All ETDs from UAB

Advisory Committee Chair

Boris Pasche

Advisory Committee Members

Susan Bellis

Ivan Brezovich

Xiangqin Cui

Paul Goepfert

Lisa Guay-Woodford

Document Type

Dissertation

Date of Award

2012

Degree Name by School

Doctor of Philosophy (PhD) Heersink School of Medicine

Abstract

Hepatocellular carcinoma (HCC) incidence in the US is dramatically increasing. Five-year survival has remained 3-5% for the past several decades, demonstrating urgent need for additional therapies. Intrabuccal administration of amplitude-modulated radiofrequency electromagnetic fields (RF EMF) is a novel, minimally invasive treatment modality. Clinical evidence demonstrates this treatment approach elicits therapeutic responses in cancer patients. In vitro we have described a phenotype in HCC cells following RF EMF exposure that included proliferative inhibition, modulation of gene expression, and disruption of the mitotic spindle. This phenotype was specific for HCC cells exposed to HCC-specific RF EMF. We have demonstrated similar efficacy in an in vivo model of HCC. Global gene expression data and subsequent validation suggest that modulation frequencies affect intracellular calcium release in cancer cells, resulting in our in vitro phenotype and in vivo efficacy. HCC cells were exposed to RF EMF modulated at specific frequencies previously identified in HCC patients. Cell death mechanisms were evaluated using fluorescence microscopy, flow cytometry, immunohistochemistry, and Western blot. MicroRNA arrays compared exposed and control groups of HCC cells, with validation followed by Western blot. NOD SCID mice received HCC subcutaneous cellular xenografts. Following palpable tumor establishment, mice were exposed to HCC-specific RF EMF, euthanized following excessive tumor burden, and evaluated by immunohistochemistry. We identified increased levels of miRNAs that target mRNAs used to synthesize proteins important in the PI3K pathway, specifically IP3/DAG signaling and intracellular calcium release. This pathway is frequently disrupted in HCC, making it an excellent candidate for modulation by RF EMF; furthermore, downstream effects include: cell cycle progression, proliferation, inhibition of apoptosis, and cell migration, each of which were implicated in our in vitro phenotype. In vivo, normal tissue architecture was preserved and xenograft tumors were seen infiltrated with fibrous tissue. Xenograft tumors in RF EMF treated mice also showed significantly decreased growth rate as compared to controls. These findings uncover a novel mechanism that controls cancer cell growth at specific modulation frequencies, with evidence of modulation of intracellular calcium levels. The optimization of this therapeutic approach may significantly alter the treatment algorithm for patients with HCC.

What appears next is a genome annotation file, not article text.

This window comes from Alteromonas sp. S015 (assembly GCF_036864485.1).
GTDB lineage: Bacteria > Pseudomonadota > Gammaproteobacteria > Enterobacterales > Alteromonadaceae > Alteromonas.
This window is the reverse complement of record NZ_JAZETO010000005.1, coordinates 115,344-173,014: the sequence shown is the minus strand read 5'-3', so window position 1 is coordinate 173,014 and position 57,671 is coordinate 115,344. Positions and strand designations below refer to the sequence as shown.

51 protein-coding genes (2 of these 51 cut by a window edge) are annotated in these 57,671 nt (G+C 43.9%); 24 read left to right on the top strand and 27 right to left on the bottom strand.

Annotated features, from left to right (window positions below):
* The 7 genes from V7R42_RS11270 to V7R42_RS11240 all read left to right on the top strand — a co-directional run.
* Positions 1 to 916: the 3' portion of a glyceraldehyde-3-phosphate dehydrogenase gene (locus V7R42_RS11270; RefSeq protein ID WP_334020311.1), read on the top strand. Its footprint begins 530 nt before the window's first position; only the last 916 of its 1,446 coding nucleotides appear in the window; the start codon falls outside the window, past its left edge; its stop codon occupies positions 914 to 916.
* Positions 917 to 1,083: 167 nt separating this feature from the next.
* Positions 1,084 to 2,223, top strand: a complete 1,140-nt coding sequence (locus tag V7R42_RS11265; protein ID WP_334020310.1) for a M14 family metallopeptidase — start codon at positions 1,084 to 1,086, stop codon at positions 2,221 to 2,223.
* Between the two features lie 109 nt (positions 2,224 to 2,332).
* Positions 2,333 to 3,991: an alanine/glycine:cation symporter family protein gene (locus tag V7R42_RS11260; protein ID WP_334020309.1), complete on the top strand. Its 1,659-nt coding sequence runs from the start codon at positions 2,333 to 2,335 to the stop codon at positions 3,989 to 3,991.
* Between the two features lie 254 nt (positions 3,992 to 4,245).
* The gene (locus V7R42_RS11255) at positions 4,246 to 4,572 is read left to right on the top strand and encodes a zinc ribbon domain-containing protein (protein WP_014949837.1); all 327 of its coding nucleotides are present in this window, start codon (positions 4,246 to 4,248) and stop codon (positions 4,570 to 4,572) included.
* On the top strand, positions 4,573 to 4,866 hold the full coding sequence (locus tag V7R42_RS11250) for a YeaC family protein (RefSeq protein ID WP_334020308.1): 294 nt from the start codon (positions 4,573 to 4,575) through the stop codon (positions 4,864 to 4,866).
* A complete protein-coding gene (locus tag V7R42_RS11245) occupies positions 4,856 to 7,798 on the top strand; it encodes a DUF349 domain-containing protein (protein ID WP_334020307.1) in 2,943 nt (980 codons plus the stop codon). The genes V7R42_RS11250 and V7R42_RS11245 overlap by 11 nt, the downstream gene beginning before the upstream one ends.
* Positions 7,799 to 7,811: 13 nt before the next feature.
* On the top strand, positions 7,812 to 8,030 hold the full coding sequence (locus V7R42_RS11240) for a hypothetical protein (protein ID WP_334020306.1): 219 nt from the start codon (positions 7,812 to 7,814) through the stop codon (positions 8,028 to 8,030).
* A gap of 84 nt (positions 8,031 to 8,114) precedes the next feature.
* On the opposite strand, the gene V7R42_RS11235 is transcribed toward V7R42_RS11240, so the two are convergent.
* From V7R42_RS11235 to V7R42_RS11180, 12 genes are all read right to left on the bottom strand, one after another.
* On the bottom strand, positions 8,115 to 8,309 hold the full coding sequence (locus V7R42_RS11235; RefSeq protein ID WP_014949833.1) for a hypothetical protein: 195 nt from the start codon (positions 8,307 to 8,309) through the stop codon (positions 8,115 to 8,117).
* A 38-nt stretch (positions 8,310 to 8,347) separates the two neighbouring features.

Share

COinS